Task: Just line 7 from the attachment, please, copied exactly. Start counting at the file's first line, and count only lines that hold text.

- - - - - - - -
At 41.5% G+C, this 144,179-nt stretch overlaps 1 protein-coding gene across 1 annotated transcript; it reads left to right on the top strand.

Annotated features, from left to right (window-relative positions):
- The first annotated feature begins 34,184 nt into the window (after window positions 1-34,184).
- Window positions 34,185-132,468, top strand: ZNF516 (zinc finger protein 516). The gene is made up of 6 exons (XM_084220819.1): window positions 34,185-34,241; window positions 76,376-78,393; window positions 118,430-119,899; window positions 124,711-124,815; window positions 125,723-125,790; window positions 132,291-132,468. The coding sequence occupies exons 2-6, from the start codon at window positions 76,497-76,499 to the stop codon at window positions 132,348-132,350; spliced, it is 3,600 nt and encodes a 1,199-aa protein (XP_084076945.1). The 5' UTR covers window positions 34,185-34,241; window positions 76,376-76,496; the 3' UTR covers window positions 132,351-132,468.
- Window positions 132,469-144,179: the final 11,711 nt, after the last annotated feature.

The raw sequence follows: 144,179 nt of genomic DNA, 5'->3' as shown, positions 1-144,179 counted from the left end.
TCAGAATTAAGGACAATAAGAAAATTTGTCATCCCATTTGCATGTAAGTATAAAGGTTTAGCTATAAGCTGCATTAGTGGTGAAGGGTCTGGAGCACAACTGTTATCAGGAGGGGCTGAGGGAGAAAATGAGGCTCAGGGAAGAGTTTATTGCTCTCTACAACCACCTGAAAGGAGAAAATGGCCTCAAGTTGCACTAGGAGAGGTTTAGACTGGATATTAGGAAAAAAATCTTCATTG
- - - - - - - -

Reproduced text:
TCAGAATTAAGGACAATAAGAAAATTTGTCATCCCATTTGCATGTAAGTATAAAGGTTTAGCTATAAGCTGCATTAGTGGTGAAGGGTCTGGAGCACAACTGTTATCAGGAGGGGCTGAGGGAGAAAATGAGGCTCAGGGAAGAGTTTATTGCTCTCTACAACCACCTGAAAGGAGAAAATGGCCTCAAGTTGCACTAGGAGAGGTTTAGACTGGATATTAGGAAAAAAATCTTCATTG